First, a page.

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Tanks in Egypt unrest


geronimo
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I thought about a thread like this when I watched the news last night. Good photos. Can anyone explain the unit signs in the Abrams/M60 turret?

 

is one of the guys tied up from the neck and to the tank?

Edited by alejandro_
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I thought about a thread like this when I watched the news last night. Good photos. Can anyone explain the unit signs in the Abrams/M60 turret?

 

is one of the guys tied up from the neck and to the tank?

There just numbers and yeah, he's tied up. It's probably just so he doesn't go anywhere.

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I thought about a thread like this when I watched the news last night. Good photos. Can anyone explain the unit signs in the Abrams/M60 turret?

The colored shapes are unit markings, but seem to be a new pattern compared to the only reference about them that I know of, an article by Chris Weeks in "AFV News" Sep-Dec 2004. In the system when he wrote (based on observations in 1970's-early 2000's), the blue square on the M60 would have signified some unit under Army Operations Authority (HQ Cairo), as opposed to one of the field armies, but the guidon shaped things of overlapping colored triangles were not included in the table in his article. An upright green equilateral triangle would have been a unit under 3rd Army, but I don't know if the M1's sideways green triangle means the same thing. I assume the '2' in that triangle is also part of the unit marking.

 

How do we know the bigger numbers are vehicle serial numbers, rather than tactical numbers?

 

Re: mixture of M60A1 and M60A3 features on some tanks, many Egyptian M60's were still A1's when transferred and had A3 features added specifically for or by Egypt, besides those US Army A3's transferred which may have originally been A1's when built.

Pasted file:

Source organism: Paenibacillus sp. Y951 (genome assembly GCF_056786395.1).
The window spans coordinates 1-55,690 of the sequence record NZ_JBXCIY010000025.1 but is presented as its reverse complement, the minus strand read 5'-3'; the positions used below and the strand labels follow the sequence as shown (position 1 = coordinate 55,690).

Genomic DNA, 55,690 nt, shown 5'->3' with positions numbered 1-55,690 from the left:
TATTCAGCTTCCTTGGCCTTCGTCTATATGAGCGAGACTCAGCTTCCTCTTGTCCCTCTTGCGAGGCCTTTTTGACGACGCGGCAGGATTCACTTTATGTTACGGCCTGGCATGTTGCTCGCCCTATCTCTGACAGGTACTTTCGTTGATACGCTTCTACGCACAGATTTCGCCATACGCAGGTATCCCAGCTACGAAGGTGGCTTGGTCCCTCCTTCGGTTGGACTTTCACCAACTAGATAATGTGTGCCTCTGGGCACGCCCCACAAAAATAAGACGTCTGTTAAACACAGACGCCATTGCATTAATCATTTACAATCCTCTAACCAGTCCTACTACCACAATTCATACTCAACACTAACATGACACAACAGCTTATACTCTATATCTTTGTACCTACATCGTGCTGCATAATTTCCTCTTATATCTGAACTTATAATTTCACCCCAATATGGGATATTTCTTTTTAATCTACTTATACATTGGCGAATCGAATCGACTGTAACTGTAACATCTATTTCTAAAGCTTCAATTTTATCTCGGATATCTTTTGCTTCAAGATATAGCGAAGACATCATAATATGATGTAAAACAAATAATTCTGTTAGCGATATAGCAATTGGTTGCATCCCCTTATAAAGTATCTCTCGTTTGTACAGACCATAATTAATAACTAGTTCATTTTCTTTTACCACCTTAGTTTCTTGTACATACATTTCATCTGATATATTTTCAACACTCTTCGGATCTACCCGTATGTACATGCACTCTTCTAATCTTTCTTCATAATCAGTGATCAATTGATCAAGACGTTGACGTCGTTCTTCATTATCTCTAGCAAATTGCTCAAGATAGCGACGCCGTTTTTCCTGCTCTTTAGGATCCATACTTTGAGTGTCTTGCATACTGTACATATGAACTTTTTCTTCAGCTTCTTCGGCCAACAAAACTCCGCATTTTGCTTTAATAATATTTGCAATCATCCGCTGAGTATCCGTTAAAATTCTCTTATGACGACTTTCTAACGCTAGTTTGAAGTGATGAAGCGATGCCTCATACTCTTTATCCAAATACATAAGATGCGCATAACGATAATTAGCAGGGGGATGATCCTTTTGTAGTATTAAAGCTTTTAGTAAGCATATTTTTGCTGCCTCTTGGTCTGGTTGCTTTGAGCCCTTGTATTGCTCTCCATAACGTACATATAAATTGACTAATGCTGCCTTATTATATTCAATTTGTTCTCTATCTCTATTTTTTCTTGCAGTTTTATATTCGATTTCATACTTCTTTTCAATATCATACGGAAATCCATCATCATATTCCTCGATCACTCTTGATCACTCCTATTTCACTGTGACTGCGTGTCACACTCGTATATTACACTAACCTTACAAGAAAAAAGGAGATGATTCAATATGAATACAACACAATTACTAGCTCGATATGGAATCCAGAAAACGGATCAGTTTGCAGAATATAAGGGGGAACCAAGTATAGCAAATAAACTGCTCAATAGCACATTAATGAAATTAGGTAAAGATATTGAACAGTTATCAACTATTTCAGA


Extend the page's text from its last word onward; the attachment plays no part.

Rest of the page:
Joe

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Out of interest, is there any way of telling an egyptian army m1 that was built in the us from one built in egypt, or are they bolt for bolt copies?
The blowout panels on the roof, maybe? Those in the pictures appear to be the newer two-part panels, as opposed to the older three-part panels. I didn't see a wind sensor either, but maybe it was just folded down.

 

 

Shot

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Haven't seen a searchlight mounted over a gun in quite some time. That one looks like an an AN/VSS-3A or something adapted to an M60A3.

Is it even an A3? I suspect the CFE tanks spread throughout the Med and NATO, once they were up for grabs, and there were A1s and A3s available to all takers. I bet there were still a few plain M60s still in the old POMCUS warehouses that may have gone out. I can't imagine they'd want a SL for an A3.

 

Some excellent pics showing the turret cheek armor plus-ups of the later A3s.

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Is it even an A3? I suspect the CFE tanks spread throughout the Med and NATO, once they were up for grabs, and there were A1s and A3s available to all takers. I bet there were still a few plain M60s still in the old POMCUS warehouses that may have gone out. I can't imagine they'd want a SL for an A3.

 

Some excellent pics showing the turret cheek armor plus-ups of the later A3s.